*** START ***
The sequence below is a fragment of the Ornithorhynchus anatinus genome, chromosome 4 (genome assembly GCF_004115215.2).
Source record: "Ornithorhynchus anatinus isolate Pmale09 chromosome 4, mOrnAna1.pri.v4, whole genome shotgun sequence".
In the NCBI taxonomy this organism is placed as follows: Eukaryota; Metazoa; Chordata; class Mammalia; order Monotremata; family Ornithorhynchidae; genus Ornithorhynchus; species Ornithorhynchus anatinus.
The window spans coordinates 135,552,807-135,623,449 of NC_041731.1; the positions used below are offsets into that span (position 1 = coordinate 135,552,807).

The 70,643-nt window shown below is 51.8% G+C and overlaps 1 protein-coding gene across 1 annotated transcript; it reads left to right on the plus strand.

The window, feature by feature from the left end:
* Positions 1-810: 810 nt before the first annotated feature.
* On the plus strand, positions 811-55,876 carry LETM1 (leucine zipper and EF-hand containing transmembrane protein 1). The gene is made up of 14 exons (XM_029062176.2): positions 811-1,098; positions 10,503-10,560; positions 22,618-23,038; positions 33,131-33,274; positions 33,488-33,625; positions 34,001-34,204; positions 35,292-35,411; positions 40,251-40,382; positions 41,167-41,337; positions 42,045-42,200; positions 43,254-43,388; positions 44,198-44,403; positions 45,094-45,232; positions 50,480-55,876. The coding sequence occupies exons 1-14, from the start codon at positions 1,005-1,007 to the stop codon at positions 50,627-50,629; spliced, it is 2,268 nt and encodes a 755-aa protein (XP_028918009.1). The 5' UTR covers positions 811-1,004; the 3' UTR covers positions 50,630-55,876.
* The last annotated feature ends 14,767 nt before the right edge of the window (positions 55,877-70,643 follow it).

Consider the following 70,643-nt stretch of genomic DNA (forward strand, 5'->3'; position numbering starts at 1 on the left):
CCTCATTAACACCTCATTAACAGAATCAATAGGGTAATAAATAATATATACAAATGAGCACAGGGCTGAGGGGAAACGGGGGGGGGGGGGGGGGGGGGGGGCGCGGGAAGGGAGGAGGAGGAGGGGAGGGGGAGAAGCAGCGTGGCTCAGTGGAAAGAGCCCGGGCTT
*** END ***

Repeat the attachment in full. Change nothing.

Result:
The sequence below is a fragment of the Ornithorhynchus anatinus genome, chromosome 4 (genome assembly GCF_004115215.2).
Source record: "Ornithorhynchus anatinus isolate Pmale09 chromosome 4, mOrnAna1.pri.v4, whole genome shotgun sequence".
In the NCBI taxonomy this organism is placed as follows: Eukaryota; Metazoa; Chordata; class Mammalia; order Monotremata; family Ornithorhynchidae; genus Ornithorhynchus; species Ornithorhynchus anatinus.
The window spans coordinates 135,552,807-135,623,449 of NC_041731.1; the positions used below are offsets into that span (position 1 = coordinate 135,552,807).

The 70,643-nt window shown below is 51.8% G+C and overlaps 1 protein-coding gene across 1 annotated transcript; it reads left to right on the plus strand.

The window, feature by feature from the left end:
* Positions 1-810: 810 nt before the first annotated feature.
* On the plus strand, positions 811-55,876 carry LETM1 (leucine zipper and EF-hand containing transmembrane protein 1). The gene is made up of 14 exons (XM_029062176.2): positions 811-1,098; positions 10,503-10,560; positions 22,618-23,038; positions 33,131-33,274; positions 33,488-33,625; positions 34,001-34,204; positions 35,292-35,411; positions 40,251-40,382; positions 41,167-41,337; positions 42,045-42,200; positions 43,254-43,388; positions 44,198-44,403; positions 45,094-45,232; positions 50,480-55,876. The coding sequence occupies exons 1-14, from the start codon at positions 1,005-1,007 to the stop codon at positions 50,627-50,629; spliced, it is 2,268 nt and encodes a 755-aa protein (XP_028918009.1). The 5' UTR covers positions 811-1,004; the 3' UTR covers positions 50,630-55,876.
* The last annotated feature ends 14,767 nt before the right edge of the window (positions 55,877-70,643 follow it).

Consider the following 70,643-nt stretch of genomic DNA (forward strand, 5'->3'; position numbering starts at 1 on the left):
CCTCATTAACACCTCATTAACAGAATCAATAGGGTAATAAATAATATATACAAATGAGCACAGGGCTGAGGGGAAACGGGGGGGGGGGGGGGGGGGGGGGGCGCGGGAAGGGAGGAGGAGGAGGGGAGGGGGAGAAGCAGCGTGGCTCAGTGGAAAGAGCCCGGGCTT